In the early years of the last century, gold mining in Cripple Creek and Victor wasn’t quite as romantic, colorful, or exciting as we might imagine. Mining was hard work by hard men trying to scrape a living out of the unforgiving rock of a soon to be played-out mining district.

In 1891, Bob Womack, an itinerant ranch hand/part-time prospector, noticed gold-bearing placer deposits in the Cripple Creek area. Few believed Womack’s claim—after all, the slopes of Pikes Peak had been thoroughly prospected 30 years before, during the 1859 “Pikes Peak or Bust” gold rush.

The placers were scarcely worth mining, but Womack’s discovery nevertheless triggered a second gold rush after the discovery of rich vein deposits. Within 10 years, Cripple Creek and Victor had become substantial little cities, home to thousands of miners, merchants, saloonkeepers, and fortune hunters. Shrewd eastern businessmen like Spec Penrose and Charlie Tutt made fortunes, as did ordinary folks like carpenter W.S. Stratton and plumber Jimmie Burns.

Smooth-talking mining promoters convinced gullible investors worldwide to support their schemes, creating hundreds of companies to serve as investment vehicles. In 1902, more than 500 mining companies with operations in Cripple Creek and Victor were listed on the Colorado Springs Mining Stock Exchange, then among the largest stock exchanges in the world. Some were real companies, but most existed only on paper. Many were headquartered in the gleaming new Mining Exchange Building in the heart of downtown Colorado Springs. It seemed as if the good times would continue indefinitely… until they ended.

In 1903, the district was rocked by violent confrontations between the Western Federation of Miners and the capitalists who controlled the industry. The mines had become steadily less profitable as rich deposits were mined out, putting pressure on wages and leading to unsafe below-ground practices. The Colorado Labor Wars may have been the deadliest labor/management dispute in American history. The owners prevailed, as troops machine-gunned the WFM building in Victor and drove out the union for good, but the industry never quite recovered. You can still see the Gatling gun pockmarks in the building’s stone and brick façade, located at 110 North 4th Street in Victor. Fire gutted the structure a decade ago, but local preservationists are working to repair and rebuild it.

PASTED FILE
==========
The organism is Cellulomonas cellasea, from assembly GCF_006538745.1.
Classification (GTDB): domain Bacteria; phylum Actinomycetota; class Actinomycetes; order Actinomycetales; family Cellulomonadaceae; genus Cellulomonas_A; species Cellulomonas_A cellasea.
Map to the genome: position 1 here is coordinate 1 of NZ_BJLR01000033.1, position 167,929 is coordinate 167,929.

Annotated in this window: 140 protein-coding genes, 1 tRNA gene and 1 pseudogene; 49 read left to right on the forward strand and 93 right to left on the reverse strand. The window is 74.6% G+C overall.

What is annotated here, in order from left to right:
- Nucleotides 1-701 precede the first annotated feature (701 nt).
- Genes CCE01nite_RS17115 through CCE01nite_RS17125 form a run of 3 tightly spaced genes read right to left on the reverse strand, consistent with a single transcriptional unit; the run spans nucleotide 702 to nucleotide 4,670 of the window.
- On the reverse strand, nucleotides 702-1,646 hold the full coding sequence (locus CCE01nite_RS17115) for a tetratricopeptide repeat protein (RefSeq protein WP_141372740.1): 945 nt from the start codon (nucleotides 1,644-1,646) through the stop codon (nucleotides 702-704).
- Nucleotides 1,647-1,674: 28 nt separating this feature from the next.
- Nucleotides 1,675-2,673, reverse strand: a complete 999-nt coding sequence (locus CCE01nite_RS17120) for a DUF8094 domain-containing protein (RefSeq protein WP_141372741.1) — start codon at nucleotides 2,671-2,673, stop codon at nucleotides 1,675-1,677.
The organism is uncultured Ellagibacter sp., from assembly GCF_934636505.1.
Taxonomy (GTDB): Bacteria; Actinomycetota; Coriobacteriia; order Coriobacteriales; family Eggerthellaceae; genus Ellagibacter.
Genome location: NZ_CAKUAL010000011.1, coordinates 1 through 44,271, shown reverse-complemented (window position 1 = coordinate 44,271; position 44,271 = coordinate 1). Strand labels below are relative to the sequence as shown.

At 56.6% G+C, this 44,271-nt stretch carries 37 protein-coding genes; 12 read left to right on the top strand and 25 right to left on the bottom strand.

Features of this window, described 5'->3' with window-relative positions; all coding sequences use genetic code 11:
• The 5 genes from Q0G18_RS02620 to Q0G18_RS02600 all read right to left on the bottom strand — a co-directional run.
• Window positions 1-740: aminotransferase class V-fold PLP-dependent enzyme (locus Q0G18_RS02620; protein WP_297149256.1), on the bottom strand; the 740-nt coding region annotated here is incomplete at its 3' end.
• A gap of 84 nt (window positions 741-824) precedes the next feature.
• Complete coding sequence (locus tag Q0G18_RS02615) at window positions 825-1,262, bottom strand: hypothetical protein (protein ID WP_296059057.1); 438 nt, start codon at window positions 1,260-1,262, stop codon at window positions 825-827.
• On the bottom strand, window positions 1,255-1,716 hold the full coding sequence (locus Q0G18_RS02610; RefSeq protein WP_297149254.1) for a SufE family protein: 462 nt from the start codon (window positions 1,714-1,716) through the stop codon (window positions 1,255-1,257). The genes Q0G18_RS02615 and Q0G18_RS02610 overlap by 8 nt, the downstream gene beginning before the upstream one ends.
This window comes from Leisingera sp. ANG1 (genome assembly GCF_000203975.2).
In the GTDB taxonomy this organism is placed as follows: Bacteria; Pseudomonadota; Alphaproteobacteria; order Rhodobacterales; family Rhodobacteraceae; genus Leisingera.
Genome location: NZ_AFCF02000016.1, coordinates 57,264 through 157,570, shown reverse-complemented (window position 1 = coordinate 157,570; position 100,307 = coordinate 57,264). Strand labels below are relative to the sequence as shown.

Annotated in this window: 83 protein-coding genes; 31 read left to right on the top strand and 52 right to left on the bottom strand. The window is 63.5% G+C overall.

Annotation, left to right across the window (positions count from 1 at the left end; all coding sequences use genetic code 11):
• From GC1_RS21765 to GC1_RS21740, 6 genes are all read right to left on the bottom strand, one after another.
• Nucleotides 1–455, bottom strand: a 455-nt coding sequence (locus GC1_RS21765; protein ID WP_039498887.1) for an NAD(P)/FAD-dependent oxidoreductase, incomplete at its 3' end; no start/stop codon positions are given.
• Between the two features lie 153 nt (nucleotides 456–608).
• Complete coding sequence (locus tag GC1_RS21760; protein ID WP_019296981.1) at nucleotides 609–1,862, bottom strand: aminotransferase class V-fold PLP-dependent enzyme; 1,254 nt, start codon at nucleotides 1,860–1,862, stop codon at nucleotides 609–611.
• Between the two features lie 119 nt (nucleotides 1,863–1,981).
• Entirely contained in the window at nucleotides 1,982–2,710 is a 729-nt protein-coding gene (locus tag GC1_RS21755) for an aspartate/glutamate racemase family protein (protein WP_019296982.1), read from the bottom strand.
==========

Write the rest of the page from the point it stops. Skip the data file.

Gold production in the district peaked in 1901 and declined rapidly in the next decade. Even as hundreds of companies folded and the swindlers and scammers left town, a few substantial mines continued operations.

It wasn’t easy. Water became a problem, and drainage tunnels had to be driven to allow mining to continue on the deep levels where rich deposits might still be found. The added tunneling increased operating costs and made it even more difficult to create a mine that was both sustainable and profitable.

One of the operating mines was the Cresson. It hadn’t amounted to much until the owners hired an ingenious young mining manager, Dick Roelofs, who introduced then-innovative “room and pillar” techniques to the mine and made it far more efficient. On November 25, 1914, miners working at the 1,200-foot level of the mine broke through to a cavity in the rock. It was a giant, glittering geode: a cave as long as a bus, as high as a telephone pole, and wide enough to fit a small car. In mining terms, it was a vug, created over millions of years by hot gold-bearing solutions percolating through the rock and crystallizing on the walls and ceilings. Dick Roelofs immediately posted armed guards at the entrance of the cavity and summoned the mine owners and the company’s attorney to Cripple Creek. He escorted them to the site that afternoon. Entering the vug, they saw “a glittering jewel box, a huge treasure room filled with millions of gold crystals & flakes of pure gold.”

The crystals weren’t pure gold, but sylvanite (silver-gold telluride) and calaverite (gold telluride). By any reckoning, they were looking at a vast fortune, a king’s ransom in gold. During the next few days, miners removed the high-grade gold and carried it out in gunnysacks. They then mined the walls and roof back a few feet, removing tons of high-grade ore. After millions of years in the making, the vug was mined out in four weeks. The glittering jewel box yielded 60,000 ounces of gold. Based on today’s gold price of $1,250 per troy ounce, that’s $75 million—not bad for a month’s work!

No active underground mines remain in the Cripple Creek district, but the Mollie Kathleen mine still offers tours for guests who want to take their experience underground. Visitors ride the mine elevator down 1,000 feet to try double-jacking, hand-mucking, and pushing a 1-ton ore cart on an hour-long tour offered April to October. The mine is located on the left of Highway 67 descending into Cripple Creek, right across the road from the Cripple Creek Heritage and Information Center.

The Center not only includes bathrooms and amazing interactive displays, but also offers special outside dog runs for small and large dogs. Service animals are welcome inside. Coloradoans and tourists alike can appreciate and learn from the history and excitement found in modern day Cripple Creek. Visitors have the opportunity to see history played out in museum and mine…and the chance to strike it rich themselves.